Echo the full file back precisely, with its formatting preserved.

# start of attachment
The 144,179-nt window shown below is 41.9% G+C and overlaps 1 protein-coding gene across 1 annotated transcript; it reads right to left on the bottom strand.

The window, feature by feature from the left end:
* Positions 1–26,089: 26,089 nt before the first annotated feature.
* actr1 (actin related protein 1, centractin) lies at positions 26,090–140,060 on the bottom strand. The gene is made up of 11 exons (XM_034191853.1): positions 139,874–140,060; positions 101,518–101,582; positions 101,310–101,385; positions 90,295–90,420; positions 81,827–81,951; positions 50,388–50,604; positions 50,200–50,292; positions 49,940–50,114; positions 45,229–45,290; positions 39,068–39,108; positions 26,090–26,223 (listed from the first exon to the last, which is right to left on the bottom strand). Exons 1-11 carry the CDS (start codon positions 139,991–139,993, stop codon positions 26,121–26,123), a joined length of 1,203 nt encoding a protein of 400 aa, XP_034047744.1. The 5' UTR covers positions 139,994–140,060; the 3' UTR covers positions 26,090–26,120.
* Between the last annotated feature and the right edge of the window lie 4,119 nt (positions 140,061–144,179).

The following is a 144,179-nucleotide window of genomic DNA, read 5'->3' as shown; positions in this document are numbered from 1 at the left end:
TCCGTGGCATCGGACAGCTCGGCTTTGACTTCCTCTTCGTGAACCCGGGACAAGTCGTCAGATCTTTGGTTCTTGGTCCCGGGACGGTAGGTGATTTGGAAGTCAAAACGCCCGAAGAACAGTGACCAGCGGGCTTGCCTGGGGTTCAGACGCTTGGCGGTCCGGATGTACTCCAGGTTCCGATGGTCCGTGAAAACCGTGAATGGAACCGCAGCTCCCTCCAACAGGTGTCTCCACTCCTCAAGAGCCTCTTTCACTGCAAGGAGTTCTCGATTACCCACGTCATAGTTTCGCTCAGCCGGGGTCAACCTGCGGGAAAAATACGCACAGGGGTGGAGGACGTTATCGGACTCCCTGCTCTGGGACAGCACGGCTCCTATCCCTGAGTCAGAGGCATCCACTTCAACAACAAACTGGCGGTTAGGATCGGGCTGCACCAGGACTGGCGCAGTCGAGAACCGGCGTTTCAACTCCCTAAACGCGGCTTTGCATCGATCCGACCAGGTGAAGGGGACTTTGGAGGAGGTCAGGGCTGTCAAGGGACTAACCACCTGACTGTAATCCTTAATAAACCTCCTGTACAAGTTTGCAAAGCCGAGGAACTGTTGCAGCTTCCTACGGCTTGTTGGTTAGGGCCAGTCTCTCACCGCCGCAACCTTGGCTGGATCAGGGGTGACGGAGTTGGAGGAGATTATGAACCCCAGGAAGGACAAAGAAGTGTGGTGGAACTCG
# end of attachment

The 144,179-nt window shown below is 41.9% G+C and overlaps 1 protein-coding gene across 1 annotated transcript; it reads right to left on the bottom strand.

The window, feature by feature from the left end:
* Positions 1–26,089: 26,089 nt before the first annotated feature.
* actr1 (actin related protein 1, centractin) lies at positions 26,090–140,060 on the bottom strand. The gene is made up of 11 exons (XM_034191853.1): positions 139,874–140,060; positions 101,518–101,582; positions 101,310–101,385; positions 90,295–90,420; positions 81,827–81,951; positions 50,388–50,604; positions 50,200–50,292; positions 49,940–50,114; positions 45,229–45,290; positions 39,068–39,108; positions 26,090–26,223 (listed from the first exon to the last, which is right to left on the bottom strand). Exons 1-11 carry the CDS (start codon positions 139,991–139,993, stop codon positions 26,121–26,123), a joined length of 1,203 nt encoding a protein of 400 aa, XP_034047744.1. The 5' UTR covers positions 139,994–140,060; the 3' UTR covers positions 26,090–26,120.
* Between the last annotated feature and the right edge of the window lie 4,119 nt (positions 140,061–144,179).

The following is a 144,179-nucleotide window of genomic DNA, read 5'->3' as shown; positions in this document are numbered from 1 at the left end:
TCCGTGGCATCGGACAGCTCGGCTTTGACTTCCTCTTCGTGAACCCGGGACAAGTCGTCAGATCTTTGGTTCTTGGTCCCGGGACGGTAGGTGATTTGGAAGTCAAAACGCCCGAAGAACAGTGACCAGCGGGCTTGCCTGGGGTTCAGACGCTTGGCGGTCCGGATGTACTCCAGGTTCCGATGGTCCGTGAAAACCGTGAATGGAACCGCAGCTCCCTCCAACAGGTGTCTCCACTCCTCAAGAGCCTCTTTCACTGCAAGGAGTTCTCGATTACCCACGTCATAGTTTCGCTCAGCCGGGGTCAACCTGCGGGAAAAATACGCACAGGGGTGGAGGACGTTATCGGACTCCCTGCTCTGGGACAGCACGGCTCCTATCCCTGAGTCAGAGGCATCCACTTCAACAACAAACTGGCGGTTAGGATCGGGCTGCACCAGGACTGGCGCAGTCGAGAACCGGCGTTTCAACTCCCTAAACGCGGCTTTGCATCGATCCGACCAGGTGAAGGGGACTTTGGAGGAGGTCAGGGCTGTCAAGGGACTAACCACCTGACTGTAATCCTTAATAAACCTCCTGTACAAGTTTGCAAAGCCGAGGAACTGTTGCAGCTTCCTACGGCTTGTTGGTTAGGGCCAGTCTCTCACCGCCGCAACCTTGGCTGGATCAGGGGTGACGGAGTTGGAGGAGATTATGAACCCCAGGAAGGACAAAGAAGTGTGGTGGAACTCG